Vortices in superconductors driven at microwave frequencies exhibit a response related to the interplay between the vortex viscosity, pinning strength, and flux creep effects. At the same time, the trapping of vortices in superconducting microwave resonant circuits contributes excess loss and can result in substantial reductions in the quality factor. Thus, understanding the microwave vortex response in superconducting thin films is important for the design of such circuits, including superconducting qubits and photon detectors, which are typically operated in small, but nonzero, magnetic fields. By cooling in fields on the order of 100 μT and below, we have characterized the magnetic field and frequency dependence of the microwave response of a small density of vortices in resonators fabricated from thin films of Re and Al, which are common materials used in superconducting microwave circuits. Above a certain threshold cooling field, which is different for the Re and Al films, vortices become trapped in the resonators. Vortices in the Al resonators contribute greater loss and are influenced more strongly by flux creep effects than in the Re resonators. This different behavior can be described in the framework of a general vortex dynamics model.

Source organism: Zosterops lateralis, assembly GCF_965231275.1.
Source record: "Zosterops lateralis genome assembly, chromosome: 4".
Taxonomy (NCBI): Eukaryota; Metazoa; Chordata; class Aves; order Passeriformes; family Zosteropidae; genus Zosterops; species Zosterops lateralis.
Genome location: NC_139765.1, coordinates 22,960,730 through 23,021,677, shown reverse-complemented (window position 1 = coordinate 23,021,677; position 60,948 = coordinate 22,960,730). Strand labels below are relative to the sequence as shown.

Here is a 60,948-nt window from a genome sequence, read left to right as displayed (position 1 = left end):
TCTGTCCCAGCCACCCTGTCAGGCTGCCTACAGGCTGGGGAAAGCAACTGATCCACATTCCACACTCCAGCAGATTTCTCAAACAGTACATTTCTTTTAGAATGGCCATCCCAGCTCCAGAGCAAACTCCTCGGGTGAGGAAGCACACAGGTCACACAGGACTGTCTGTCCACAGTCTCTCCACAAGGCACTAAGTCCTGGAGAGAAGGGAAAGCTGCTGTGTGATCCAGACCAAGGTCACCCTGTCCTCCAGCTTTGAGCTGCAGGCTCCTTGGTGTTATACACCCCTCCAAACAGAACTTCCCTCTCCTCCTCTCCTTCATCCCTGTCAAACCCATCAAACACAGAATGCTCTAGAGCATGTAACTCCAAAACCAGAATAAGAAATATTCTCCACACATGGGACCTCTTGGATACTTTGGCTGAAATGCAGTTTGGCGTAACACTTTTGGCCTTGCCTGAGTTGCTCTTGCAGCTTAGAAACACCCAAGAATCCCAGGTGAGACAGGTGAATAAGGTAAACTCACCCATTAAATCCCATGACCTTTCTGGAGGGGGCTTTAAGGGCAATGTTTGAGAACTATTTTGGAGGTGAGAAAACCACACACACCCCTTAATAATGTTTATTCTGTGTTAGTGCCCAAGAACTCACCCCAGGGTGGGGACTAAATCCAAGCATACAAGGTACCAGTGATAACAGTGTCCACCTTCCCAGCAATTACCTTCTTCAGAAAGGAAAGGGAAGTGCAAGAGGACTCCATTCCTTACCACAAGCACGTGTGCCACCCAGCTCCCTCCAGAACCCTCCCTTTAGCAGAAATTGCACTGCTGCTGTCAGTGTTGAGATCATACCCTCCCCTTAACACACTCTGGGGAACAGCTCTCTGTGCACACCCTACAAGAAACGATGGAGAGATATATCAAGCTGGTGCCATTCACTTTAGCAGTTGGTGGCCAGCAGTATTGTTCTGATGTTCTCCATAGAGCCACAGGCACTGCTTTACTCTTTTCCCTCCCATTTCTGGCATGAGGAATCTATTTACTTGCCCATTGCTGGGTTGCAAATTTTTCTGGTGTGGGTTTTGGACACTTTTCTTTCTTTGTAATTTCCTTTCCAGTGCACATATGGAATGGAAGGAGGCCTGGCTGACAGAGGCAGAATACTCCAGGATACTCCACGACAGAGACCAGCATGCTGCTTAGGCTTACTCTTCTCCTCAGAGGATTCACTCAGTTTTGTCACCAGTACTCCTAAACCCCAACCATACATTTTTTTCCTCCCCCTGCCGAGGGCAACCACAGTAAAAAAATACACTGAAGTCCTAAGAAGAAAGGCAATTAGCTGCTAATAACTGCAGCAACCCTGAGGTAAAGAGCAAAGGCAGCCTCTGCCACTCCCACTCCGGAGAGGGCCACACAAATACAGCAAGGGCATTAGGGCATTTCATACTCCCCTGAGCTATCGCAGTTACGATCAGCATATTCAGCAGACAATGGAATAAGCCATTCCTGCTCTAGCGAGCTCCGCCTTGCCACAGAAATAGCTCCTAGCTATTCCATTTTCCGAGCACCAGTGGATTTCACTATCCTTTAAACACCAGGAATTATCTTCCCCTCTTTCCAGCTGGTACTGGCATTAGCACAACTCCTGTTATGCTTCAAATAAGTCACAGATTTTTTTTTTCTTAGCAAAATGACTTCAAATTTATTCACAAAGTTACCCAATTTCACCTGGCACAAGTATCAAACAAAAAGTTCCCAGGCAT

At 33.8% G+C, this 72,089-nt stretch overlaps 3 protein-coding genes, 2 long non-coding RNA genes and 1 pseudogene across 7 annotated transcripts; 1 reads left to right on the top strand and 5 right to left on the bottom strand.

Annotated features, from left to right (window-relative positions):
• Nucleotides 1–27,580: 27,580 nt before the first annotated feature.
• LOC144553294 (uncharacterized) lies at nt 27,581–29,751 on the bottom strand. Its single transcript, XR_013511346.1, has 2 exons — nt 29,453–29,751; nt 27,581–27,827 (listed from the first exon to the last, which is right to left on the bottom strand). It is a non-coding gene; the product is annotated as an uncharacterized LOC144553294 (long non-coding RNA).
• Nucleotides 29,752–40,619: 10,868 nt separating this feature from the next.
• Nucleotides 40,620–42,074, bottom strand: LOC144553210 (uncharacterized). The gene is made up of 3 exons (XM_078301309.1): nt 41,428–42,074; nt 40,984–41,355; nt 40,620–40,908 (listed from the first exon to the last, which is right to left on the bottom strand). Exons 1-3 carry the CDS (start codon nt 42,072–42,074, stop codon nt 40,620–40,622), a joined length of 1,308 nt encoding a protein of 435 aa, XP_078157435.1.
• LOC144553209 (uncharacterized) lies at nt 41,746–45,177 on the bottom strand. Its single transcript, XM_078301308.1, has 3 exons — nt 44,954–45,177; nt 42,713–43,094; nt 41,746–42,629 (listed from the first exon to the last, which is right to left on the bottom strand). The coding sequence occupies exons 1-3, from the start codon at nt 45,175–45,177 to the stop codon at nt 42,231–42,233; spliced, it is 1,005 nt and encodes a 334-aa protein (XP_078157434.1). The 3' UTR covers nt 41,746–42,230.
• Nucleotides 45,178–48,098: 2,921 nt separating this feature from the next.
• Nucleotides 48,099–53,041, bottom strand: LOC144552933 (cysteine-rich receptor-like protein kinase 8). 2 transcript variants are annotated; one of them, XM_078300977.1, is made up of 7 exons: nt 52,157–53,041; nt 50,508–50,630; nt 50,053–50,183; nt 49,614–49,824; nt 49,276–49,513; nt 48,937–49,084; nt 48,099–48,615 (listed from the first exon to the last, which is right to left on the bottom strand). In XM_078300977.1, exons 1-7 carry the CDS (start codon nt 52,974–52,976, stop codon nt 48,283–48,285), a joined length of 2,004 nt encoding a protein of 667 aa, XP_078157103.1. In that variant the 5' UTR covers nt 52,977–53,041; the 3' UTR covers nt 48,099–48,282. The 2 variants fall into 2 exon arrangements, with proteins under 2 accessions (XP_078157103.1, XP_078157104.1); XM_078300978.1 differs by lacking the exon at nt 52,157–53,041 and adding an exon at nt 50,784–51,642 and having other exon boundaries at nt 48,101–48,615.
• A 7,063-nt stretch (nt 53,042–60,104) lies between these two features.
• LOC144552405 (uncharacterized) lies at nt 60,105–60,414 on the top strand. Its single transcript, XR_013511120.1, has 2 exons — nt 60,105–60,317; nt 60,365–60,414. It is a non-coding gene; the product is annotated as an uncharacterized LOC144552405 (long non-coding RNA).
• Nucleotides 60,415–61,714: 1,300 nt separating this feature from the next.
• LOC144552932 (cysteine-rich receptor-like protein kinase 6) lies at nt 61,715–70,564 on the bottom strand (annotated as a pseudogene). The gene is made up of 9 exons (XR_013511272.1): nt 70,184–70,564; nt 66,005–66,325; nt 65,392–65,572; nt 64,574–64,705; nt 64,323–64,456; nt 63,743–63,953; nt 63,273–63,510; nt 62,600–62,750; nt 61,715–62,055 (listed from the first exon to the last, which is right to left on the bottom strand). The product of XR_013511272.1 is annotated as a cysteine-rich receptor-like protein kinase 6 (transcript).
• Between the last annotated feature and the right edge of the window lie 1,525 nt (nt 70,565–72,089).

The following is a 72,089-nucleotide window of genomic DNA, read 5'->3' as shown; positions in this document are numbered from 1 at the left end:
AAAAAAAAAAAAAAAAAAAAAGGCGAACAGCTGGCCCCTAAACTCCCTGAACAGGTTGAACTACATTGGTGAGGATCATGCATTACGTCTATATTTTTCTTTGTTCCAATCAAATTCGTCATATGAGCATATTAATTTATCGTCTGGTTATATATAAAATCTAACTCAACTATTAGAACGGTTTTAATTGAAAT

|Original language||English (US)|
|Journal||Physical Review B - Condensed Matter and Materials Physics|
|State||Published - May 1 2009|
ASJC Scopus subject areas
- Electronic, Optical and Magnetic Materials
- Condensed Matter Physics